Plot – In 1912 London, a young working mother is galvanised into radical political activism supporting the right for women to vote, and will meet violence with violence to achieve this end – Suffragette.
Director – Sarah Gavron
Released – 2015
It feels a shame to critique a film with such noble intentions, especially one with a cast as talented as this one, however, respect for the message and real-life figures being depicted, doesn’t always guarantee you’ll connect with the film and sadly for all Suffragette does well, including high production values and some of the best acting talent Britain offers and a cameo from The Iron Lady herself Meryl Streep, I couldn’t but find this film about the feminist desire to vote 20th century Britain a lot less interesting than I was expecting.
Writer Abi Morgan and Director Gavron seemed unable to make Maud Watts (Mulligan) an interesting character to follow, with the multiple tight close-ups of her face highlighting the blandness of the character as she gets caught up in the suffrage movement almost by accident.
Even as her activities with the movement ramp up and she can escape her job in the laundry, the growth shown is minimal at best and felt tiny compared to what and who she lost along the way. Not only this but throughout, you’re introduced to much more interesting characters, including those played by Helena Bonham Carter and Natalie Press.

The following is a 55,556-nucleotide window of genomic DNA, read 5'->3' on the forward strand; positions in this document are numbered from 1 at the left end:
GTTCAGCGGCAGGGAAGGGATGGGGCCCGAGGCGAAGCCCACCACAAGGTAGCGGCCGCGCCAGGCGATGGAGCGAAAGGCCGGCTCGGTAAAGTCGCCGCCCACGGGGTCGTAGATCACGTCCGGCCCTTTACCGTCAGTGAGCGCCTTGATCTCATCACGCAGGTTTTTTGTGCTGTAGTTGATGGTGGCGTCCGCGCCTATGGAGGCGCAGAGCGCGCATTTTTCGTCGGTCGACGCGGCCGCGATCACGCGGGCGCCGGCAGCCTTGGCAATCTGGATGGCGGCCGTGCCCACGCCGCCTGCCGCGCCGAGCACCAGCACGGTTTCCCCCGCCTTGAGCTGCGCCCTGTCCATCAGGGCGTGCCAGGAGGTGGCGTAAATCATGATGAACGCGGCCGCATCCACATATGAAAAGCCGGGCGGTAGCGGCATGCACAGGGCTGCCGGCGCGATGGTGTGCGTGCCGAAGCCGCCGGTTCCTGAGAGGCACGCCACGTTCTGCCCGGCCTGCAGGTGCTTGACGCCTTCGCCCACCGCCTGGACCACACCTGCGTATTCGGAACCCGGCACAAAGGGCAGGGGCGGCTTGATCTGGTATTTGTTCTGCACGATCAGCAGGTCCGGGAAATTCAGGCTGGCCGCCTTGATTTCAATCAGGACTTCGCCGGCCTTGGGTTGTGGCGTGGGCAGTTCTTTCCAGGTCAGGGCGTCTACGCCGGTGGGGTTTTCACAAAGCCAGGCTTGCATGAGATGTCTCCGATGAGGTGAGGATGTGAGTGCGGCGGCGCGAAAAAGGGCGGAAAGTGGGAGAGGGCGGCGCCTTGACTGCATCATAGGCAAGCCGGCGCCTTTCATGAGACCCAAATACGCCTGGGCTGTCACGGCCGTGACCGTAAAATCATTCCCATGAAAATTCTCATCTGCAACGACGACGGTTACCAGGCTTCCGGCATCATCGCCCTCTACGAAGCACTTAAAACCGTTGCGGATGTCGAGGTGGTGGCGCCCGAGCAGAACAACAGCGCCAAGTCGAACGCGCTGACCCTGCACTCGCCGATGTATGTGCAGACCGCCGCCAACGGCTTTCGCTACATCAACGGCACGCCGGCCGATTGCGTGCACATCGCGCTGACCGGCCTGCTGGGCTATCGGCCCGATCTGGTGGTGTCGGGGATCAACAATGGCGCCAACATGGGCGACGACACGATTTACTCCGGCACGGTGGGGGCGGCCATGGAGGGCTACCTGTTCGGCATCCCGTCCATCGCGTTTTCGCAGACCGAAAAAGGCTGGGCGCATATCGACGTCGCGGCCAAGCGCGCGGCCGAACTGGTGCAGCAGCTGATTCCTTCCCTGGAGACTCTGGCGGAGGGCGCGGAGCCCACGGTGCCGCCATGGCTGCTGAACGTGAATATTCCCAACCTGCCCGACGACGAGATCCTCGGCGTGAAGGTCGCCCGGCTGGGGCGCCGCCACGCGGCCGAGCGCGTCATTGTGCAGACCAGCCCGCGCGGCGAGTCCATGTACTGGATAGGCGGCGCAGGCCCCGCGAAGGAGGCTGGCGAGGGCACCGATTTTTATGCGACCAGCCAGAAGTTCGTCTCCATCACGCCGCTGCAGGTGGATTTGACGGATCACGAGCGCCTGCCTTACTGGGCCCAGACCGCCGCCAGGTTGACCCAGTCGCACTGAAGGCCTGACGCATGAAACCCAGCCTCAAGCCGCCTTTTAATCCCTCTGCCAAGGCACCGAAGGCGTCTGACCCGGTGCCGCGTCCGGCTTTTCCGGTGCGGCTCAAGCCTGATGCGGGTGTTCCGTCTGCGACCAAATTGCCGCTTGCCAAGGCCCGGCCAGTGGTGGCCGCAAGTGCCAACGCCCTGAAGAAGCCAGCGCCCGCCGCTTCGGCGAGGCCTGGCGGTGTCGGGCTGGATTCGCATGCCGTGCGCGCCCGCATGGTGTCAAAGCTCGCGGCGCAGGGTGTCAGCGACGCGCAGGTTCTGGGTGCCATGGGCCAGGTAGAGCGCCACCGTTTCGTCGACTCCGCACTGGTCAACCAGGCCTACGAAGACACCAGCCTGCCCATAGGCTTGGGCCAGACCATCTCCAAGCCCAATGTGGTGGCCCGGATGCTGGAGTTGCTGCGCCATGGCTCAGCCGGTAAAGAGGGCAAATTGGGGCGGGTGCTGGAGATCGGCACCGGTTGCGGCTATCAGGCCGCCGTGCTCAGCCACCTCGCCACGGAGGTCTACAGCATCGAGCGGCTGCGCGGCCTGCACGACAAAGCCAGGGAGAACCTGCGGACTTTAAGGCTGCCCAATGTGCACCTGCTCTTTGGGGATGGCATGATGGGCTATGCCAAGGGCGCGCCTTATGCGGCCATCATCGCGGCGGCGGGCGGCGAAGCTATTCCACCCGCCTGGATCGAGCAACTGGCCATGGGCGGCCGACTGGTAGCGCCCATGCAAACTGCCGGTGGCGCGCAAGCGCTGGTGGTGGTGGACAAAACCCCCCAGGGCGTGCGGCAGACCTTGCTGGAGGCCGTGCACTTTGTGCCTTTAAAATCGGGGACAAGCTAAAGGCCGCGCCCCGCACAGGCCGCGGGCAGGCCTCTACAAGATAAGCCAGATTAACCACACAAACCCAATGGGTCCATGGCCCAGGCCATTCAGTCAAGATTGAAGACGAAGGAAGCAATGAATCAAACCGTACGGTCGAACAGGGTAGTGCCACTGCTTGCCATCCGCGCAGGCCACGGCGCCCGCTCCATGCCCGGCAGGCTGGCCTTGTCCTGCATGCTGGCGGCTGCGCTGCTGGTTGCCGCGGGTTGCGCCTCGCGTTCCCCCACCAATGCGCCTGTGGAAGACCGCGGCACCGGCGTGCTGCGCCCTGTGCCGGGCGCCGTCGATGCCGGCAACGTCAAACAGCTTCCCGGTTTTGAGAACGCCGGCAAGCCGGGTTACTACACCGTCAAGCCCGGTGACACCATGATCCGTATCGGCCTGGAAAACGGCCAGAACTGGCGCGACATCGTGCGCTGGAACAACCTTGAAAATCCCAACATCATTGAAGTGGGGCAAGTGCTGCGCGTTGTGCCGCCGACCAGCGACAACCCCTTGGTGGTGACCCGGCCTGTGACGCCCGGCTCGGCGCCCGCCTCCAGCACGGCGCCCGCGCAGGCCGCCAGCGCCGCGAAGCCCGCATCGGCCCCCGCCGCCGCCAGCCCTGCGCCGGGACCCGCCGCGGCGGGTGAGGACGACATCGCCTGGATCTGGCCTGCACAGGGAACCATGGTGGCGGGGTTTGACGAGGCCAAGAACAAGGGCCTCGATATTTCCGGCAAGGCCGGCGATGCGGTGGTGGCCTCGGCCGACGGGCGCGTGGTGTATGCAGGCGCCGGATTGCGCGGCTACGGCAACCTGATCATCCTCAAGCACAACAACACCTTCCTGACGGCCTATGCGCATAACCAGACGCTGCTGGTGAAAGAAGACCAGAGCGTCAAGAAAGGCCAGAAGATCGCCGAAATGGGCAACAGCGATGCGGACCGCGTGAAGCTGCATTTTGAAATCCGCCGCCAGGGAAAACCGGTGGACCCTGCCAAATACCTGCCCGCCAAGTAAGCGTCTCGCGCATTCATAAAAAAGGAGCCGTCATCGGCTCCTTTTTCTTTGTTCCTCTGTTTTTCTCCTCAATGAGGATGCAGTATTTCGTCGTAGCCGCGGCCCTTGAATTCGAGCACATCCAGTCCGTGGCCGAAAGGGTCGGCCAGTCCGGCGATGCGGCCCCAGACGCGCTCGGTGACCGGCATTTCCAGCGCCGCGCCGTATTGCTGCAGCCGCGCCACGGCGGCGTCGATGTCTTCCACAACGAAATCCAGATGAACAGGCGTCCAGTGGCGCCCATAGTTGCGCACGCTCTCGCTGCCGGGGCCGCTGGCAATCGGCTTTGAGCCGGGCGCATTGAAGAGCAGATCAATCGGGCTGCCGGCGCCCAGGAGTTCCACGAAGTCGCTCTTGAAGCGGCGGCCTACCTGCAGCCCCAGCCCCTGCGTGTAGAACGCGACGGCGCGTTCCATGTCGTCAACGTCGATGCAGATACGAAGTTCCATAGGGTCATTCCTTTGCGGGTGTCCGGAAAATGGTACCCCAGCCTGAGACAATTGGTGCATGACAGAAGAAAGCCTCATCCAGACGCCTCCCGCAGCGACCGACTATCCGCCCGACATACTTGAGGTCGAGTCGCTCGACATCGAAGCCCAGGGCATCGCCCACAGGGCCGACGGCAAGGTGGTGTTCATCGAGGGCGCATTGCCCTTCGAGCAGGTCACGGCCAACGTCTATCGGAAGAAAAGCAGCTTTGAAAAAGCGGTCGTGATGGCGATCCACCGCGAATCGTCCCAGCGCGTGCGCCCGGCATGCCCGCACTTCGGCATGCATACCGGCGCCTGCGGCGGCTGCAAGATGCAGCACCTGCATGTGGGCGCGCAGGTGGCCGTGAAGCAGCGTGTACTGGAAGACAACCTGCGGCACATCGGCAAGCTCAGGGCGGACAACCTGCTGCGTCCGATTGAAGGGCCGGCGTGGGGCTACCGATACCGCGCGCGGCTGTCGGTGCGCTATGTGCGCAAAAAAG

Not that the film is without merit, Maud’s speech at the Houses of Parliament in front of David Lloyd George (Adrian Schiller) is enlightening and the lengths these women went too, to get the vote should be an inspiration to all, despite the regular incarcerations and beatings, it’s just a shame that these powerful moments were interrupted up by long periods of time spent with a dead-eyed lead character, who removes all the interest from the movie
In the end, despite everyone’s best efforts, Suffragette doesn’t live up to expectations, choosing to the suffragette movement in a way that didn’t do it the justice that this slice of feminist and British history deserves. That being said, I still believe we should show this film in schools, to highlight to youngsters just how important voting is and how hard their ancestors fought just for the right.